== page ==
There were approximately 650 people in front of me in the lineup. They process, on average, between 700 and 800 people a day. The commissionaire predicted that I would make it into the building at 3 pm, and then take another hour to hour and a half to be processed. This is how much I love Drew. 10 hours and $60 worth. Getting Clint, Max and my passports two years ago was inconvenient but not life-sucking like it is now.

Did I mention what I was wearing? T-shirt, hoodie that doesn’t zip up, jeans and runners. Have I mentioned the weather? Rain. And wind. And a 5 degree temperature.
Did I mention what was in my backpack? Sunscreen.

Not in the mood for anything, I pulled my big green umbrella down around my head hoping it would act as a barrier toward anyone who might be thinking of being friendly. The two East-Indian-looking guys in front of me were staring straight ahead, and the dark-skinned gal who moved into the line behind me looked like she’d be ESL, making communication difficult, so I disappeared into myself and made a mental list of all the reasons I should receive a sainthood trophy for my sacrificial demonstration of love today.

A cheery conversation behind me caught my attention, so I turned around and saw that another woman had tagged onto the tail end of the line and she was being very outgoing.
Ginger was a sixty year old redhead who loved small talk. She had both Rosietta and I engaged in a shallow conversation immediately. Eventually they both made calls on their cell phones that were painful to overhear, especially Rosietta:
“Hi. I’m in a line up for a passport.”
Pause. Other person says something.
“In Surrey.”
Long pause.
No, in Surrey.”
Pause while she waits for other person to finish talking.
“It’s raining and I’m cold.”
(She is wearing a full length down-filled duffle-style coat, buttoned up to her chin, fleece-lined gloves and boots.)
“No, I forgot a scarf.”
“I wish I had a scarf.”
“I took the skytain.”
“No, I don’t want to go back home to get a scarf.”
“I took the skytrain.”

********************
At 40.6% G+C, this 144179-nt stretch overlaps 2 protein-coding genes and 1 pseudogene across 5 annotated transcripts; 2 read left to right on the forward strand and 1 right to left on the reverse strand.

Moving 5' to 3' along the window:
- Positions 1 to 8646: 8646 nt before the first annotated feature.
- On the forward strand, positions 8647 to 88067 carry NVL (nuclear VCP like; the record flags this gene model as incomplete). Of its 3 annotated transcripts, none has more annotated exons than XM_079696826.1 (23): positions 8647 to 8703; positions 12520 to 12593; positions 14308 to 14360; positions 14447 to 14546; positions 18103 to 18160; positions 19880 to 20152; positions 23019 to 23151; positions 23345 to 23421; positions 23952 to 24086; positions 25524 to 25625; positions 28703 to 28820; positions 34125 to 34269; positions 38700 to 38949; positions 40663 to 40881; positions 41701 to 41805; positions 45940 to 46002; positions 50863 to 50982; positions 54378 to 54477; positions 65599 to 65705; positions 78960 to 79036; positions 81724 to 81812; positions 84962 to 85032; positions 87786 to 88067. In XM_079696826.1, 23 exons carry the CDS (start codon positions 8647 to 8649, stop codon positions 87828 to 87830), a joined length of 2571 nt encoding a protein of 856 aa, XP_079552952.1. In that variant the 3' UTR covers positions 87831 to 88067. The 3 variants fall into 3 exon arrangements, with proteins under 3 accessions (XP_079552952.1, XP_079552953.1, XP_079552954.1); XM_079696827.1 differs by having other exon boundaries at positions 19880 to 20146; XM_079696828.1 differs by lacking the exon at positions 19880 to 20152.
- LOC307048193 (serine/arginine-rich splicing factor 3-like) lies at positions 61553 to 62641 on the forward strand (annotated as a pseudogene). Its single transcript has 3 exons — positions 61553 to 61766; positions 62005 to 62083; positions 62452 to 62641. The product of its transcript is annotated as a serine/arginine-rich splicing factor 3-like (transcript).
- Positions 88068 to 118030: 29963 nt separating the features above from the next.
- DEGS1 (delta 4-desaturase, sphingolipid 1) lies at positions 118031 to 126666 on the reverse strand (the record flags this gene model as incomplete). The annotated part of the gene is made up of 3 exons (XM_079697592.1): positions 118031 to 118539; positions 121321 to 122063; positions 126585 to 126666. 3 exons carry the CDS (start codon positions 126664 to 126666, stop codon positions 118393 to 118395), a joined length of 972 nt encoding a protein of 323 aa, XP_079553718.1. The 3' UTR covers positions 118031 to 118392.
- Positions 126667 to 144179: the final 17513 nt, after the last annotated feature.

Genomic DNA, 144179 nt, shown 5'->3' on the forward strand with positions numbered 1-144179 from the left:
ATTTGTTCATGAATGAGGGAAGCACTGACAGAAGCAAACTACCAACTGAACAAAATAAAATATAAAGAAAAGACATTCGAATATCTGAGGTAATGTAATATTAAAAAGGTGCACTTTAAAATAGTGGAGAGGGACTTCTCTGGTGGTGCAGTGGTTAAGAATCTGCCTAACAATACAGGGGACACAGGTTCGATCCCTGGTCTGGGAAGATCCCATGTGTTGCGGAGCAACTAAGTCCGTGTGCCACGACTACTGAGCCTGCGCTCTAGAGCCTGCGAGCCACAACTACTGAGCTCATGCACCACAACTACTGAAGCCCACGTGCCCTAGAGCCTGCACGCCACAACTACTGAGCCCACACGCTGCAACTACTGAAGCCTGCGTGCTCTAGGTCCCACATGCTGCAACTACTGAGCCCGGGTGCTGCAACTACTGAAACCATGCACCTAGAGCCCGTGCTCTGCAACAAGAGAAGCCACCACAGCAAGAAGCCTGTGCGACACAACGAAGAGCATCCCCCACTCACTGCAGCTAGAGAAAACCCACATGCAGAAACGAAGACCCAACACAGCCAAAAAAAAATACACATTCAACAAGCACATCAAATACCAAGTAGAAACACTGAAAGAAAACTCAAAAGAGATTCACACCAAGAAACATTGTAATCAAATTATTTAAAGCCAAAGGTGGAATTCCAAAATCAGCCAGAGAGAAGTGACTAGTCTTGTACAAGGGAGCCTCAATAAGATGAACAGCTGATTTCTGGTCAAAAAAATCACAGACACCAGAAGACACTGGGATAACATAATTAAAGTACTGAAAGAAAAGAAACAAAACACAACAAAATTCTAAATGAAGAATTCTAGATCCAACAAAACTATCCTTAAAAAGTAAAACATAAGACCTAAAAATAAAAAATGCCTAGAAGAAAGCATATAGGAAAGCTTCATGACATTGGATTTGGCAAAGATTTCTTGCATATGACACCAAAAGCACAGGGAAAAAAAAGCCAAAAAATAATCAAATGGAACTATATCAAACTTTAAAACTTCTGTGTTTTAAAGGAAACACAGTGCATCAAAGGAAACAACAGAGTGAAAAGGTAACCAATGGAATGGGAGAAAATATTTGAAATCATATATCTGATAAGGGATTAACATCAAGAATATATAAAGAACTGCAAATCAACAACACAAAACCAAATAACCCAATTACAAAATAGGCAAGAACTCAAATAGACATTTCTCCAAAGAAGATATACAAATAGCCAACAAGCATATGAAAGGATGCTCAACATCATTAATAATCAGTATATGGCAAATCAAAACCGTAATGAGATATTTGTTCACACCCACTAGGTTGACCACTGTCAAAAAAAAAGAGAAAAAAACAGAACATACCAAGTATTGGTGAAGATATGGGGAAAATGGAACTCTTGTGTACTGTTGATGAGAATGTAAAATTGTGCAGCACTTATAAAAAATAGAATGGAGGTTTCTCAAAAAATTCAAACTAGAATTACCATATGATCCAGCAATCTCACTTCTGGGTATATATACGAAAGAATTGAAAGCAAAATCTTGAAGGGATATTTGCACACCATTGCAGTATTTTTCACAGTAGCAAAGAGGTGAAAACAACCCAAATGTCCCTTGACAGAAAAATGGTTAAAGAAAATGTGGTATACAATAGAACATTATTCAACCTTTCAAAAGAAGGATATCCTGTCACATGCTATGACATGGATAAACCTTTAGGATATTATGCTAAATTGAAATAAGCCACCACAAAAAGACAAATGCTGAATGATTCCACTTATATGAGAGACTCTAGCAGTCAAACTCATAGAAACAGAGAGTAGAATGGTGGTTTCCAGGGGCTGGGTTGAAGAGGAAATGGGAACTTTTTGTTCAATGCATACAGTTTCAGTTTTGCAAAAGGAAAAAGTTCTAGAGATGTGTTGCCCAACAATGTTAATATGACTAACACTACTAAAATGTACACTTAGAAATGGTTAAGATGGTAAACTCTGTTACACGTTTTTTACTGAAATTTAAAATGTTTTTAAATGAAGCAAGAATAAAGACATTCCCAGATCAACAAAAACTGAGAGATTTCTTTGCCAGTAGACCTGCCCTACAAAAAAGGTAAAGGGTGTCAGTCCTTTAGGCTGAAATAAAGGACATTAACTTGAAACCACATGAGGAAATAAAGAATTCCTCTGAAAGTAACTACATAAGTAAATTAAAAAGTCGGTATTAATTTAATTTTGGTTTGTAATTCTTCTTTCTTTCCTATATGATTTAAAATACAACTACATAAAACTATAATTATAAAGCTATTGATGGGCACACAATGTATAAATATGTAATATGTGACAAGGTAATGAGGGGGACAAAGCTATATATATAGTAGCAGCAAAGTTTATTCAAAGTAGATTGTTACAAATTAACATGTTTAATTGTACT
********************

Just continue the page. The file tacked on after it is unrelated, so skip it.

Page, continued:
“It’s very cold. It’s raining. I wish I had a scarf.”
“No, I’m here now. I’ll stay.”
“No, I don’t want to do this again tomorrow. I just wish I had a scarf.”
“That’s silly. Why would I drive out here? I’d never find it. I took the skytrain.”
“I don’t know how to get here by car. What road would I take? Where would I park?”
“I think I’ll get in today. I have my forms all filled out…”
and then she went into detail about each box on the form and what she wrote in it, all the while, complaining about the cold and her need for a scarf.

No lie. That phone call lasted 20 minutes.
And Ginger’s was just as excruciating. However, after hanging up (at around 9 am), she decided to drive back home (to Port Moody) to get some socks (she was barefoot in silver-beaded slip-on shoes) then go over to the Richmond Passport Office because she had heard the line-ups weren’t as bad there. I was looking at shear stupidity in the face and I was speechless.

Earlier in the year, Maxine camped out at the Passport Office for a day and came back with stories of wonderful line-up companions who made the time fly by. I was not having that kind of day. My twenty pound backpack was not going to get unpacked. Shivering there in the rain, I was not going to try to juggle reading a magazine and holding an umbrella. By Richard the commissionaire’s estimation, I would be in this line, sandwiched between these people for the next 5 – 7 hours. I could be a bitch. Or not.

I turned to Rosalina and asked her where she was going to be traveling to.
“Cuba. To see my brother for the first time.”
I assumed he must be years younger than here, or maybe even a half-brother, born after she left home. “You’ve never seen your brother?”